" Yours respectfully,

(Sd.) " L. M. Marquette, M.D."

In the preceding chapter it was mentioned that she had left Paris for New York, by order of the Masters, on a day's notice, and with barely enough money to pay her way out. I recall a circumstance of the journey which, as she told it, brings into high relief one trait of her many-angled character — her impulsive generosity. She had bought a first-class ticket from Havre to New York, and had gone to the quay to either see or embark on the steamer, when her attention was attracted by a peasant woman, sitting on the ground with a child or * An " appartement" does not mean, as with us, a single chamber, but a suite of rooms, comprising reception, dining and bed-rooms, with a kitchen and servants' quarters. — O. two beside her, and weeping bitterly. Drawing near, H. P. B. found she was from Germany on her way to America to rejoin her husband, but a swindling emigrant runner at Hamburgh had sold her bogus steamer tickets, and there she was, penniless and helpless : the steamship company could do nothing, of course, and she had neither relative nor acquaintance in Havre. The heart of our kind H. P. B. was so touched that she said : " No matter, good woman, I will see if something cannot be done." She first vainly tried her powers of persuasion (and objurgation) upon the blameless agent of the company, and then, as a last expedient — her own funds being insufficient for the purpose — had her saloon ticket changed for a steerage berth for herself, and for the difference got steerage tickets for the poor woman and her children ! Many " proper " and " respectable " people have often expressed horror at H. P. B.'s coarse eccentricities, including profanity, yet I think that a generous deed like this would cause whole pages of recorded solecisms in society manners to be washed away from the Book of Human Accounts ! If any doubt it, let them try the steerage of an emigrant ship.  

We have seen how Miss Ballard found H. P. B. living in a wretched tenement-house in an East-end New York street, pending the arrival of money from home, and honestly supporting herself by sewing cravats. This was in July, 1873. In the following October her ever-indulgent, forbearing, and beloved father, died, and, on the 29th of the month, she received a cable dispatch from Stavropol, from her sister " Elise," conveying the news and informing her as to the amount of her heritage : adding that a draft for 1000 roubles had been sent her. [I have the original dispatch before me as I write.] In due course of post she received all the money, and then shifted her quarters to better neighbourhoods in New York city — Union Square, East Sixteenth St., Irving Place, etc., and it was in the last-named I found her domiciled upon returning from the Eddy Homestead. Her money did not stay with her long, however, for, as it is recorded in Mr. Sinnett's book, while she could endure with perfect patience the miseries of poverty if compelled, no sooner did money fall into her lap than she seemed to be unhappy unless she was throwing it away with both hands in the most imprudent fashion. A document in my possession illustrates this so well that I must quote from it. It is an agreement entitled " Articles of co-partnership entered into this twenty-second day of June, in the year One thousand eight hundred and seventy-four, by and between C G party of the first part and Helen Blavatsky, party of the second part, to wit : " Clause 1 recites that the co-partnership is " for the purpose of working the land and farm at N , in the County of , Long Island," the property of C. G. ; Clause 2 says, " the said co-partnership shall commence on the first day of July, 1874, and shall continue for the period of three years." Clause 3 states that C. G. puts the use of the farm into the co-partnership as an offset against the sum of one thousand dollars paid in by H. P. B. By Clause 4 " all proceeds for crops, poultry, produce, and other products raised on the said farm shall be divided equally, and all expenses " equally shared. Clause 5, and last, reserves the title of the land to C. G. The document is duly signed and sealed by the parties, witnessed and recorded.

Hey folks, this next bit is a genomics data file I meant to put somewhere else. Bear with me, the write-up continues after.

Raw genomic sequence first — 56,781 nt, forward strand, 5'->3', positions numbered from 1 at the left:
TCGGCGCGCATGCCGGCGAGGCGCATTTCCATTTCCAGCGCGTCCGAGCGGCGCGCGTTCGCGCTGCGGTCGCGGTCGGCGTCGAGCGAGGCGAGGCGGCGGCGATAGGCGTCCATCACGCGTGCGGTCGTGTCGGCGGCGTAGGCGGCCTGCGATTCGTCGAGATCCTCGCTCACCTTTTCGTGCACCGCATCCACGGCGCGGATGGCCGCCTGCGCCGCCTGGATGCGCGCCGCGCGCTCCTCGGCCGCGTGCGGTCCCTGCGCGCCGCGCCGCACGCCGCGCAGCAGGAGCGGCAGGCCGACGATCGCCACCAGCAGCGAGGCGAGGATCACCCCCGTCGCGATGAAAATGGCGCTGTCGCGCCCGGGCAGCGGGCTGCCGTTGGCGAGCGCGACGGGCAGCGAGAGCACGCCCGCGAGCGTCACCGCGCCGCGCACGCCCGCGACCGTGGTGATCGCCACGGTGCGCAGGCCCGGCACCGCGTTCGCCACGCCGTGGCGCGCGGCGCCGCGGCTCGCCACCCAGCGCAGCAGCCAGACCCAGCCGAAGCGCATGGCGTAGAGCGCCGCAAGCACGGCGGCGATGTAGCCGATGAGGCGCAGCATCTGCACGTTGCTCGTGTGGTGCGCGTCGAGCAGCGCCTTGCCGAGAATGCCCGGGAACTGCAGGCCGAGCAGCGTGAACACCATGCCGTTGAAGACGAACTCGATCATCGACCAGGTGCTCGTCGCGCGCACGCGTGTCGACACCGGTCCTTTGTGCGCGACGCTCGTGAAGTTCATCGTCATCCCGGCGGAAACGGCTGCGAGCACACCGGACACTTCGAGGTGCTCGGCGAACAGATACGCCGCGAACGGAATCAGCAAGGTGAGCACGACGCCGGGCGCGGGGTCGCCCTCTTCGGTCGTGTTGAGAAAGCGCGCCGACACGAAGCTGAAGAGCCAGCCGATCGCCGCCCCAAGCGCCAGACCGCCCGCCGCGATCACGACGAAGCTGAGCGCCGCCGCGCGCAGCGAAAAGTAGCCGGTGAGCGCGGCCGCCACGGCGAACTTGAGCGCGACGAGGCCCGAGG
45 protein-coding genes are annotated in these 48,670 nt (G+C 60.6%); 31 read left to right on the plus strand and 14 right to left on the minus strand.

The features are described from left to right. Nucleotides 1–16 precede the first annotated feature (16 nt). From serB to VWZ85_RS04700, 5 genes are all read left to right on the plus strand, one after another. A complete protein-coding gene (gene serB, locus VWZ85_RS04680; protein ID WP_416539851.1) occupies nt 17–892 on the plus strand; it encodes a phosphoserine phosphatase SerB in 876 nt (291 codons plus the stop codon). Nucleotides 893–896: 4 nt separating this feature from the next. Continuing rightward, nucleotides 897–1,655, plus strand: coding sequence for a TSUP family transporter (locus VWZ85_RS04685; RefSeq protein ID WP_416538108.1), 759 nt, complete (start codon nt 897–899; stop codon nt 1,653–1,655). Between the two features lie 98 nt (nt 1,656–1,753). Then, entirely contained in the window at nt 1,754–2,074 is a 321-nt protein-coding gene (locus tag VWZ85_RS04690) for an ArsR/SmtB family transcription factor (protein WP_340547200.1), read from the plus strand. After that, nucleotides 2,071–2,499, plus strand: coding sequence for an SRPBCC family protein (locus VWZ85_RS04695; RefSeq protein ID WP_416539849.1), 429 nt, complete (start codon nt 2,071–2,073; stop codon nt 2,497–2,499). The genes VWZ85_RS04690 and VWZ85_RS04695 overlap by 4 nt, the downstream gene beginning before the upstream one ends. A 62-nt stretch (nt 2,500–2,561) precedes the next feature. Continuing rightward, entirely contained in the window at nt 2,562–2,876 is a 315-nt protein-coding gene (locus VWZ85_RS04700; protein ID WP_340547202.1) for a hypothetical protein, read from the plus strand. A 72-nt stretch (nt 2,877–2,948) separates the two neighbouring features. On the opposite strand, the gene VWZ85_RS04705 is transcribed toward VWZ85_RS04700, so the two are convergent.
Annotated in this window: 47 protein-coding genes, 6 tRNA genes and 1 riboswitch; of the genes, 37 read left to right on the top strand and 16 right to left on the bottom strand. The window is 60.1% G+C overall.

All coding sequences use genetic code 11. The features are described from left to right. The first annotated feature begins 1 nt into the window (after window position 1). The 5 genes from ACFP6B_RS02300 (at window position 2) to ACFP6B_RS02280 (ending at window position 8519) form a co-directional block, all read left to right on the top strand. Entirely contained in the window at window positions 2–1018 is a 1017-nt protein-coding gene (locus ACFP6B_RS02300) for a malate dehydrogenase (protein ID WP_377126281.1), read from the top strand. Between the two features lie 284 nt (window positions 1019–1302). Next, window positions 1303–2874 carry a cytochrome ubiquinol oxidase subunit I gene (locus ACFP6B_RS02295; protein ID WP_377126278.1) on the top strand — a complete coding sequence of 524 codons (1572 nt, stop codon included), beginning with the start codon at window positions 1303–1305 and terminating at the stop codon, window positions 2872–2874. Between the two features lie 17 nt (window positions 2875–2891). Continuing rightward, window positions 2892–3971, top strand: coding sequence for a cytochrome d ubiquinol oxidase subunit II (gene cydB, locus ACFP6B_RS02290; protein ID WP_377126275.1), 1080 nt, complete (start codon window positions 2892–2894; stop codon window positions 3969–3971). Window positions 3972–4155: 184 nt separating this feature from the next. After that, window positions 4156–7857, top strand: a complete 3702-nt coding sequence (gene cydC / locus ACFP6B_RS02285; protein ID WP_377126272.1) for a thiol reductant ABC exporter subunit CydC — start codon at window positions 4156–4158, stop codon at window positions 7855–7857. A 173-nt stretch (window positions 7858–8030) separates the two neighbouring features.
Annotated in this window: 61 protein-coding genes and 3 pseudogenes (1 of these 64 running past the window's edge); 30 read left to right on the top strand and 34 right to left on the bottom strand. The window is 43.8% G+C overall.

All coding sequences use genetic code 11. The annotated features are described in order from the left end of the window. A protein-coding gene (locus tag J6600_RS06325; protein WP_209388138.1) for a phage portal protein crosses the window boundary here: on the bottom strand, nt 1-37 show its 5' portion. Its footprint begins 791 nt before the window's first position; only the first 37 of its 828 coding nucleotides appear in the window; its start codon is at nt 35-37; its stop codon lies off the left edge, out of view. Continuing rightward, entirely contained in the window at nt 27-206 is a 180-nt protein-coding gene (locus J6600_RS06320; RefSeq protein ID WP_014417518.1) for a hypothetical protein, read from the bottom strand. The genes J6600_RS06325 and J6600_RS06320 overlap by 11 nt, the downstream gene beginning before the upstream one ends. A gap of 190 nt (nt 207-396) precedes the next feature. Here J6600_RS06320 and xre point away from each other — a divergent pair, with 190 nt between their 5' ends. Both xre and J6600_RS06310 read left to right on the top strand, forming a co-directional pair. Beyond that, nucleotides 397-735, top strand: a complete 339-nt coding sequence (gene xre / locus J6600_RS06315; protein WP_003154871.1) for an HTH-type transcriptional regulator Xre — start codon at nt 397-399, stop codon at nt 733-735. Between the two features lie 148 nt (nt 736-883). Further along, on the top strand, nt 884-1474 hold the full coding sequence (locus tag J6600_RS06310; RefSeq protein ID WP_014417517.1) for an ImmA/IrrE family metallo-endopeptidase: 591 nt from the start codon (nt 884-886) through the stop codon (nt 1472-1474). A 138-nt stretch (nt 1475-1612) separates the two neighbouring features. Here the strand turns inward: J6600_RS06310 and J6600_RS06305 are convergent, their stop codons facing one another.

What anybody might have expected happened : H. P. B. went to live on the farm ; got no profits, had a row, acquired debts and a neat little lawsuit which friends helped her to settle long afterward. That was the last of her bucolic dream of profits from sales of garden truck, poultry, eggs, etc. : three months later she met me in the Vermont ghostland, and the wheels of our war chariot began rumbling prophetically through the lowest levels of the Akash !

In November, 1874, signing her letter "Jack the Pappoose," she wrote to ask me to get her an engagement to write weird stories for a certain journal, as she would soon be " hard up," and gave me a rollicking account of her family pedigree and connexions on both sides ; talking like a democrat, yet showing but too plainly that she felt that she, if any one, had reason to be proud of her lineage. She writes me how the Daily Graphic people had interviewed her about her travels and asked for her portrait. Considering how many thousand copies of her likeness have since been circulated, the world over, it will amuse if I quote a sentence or two about this first experience of the sort :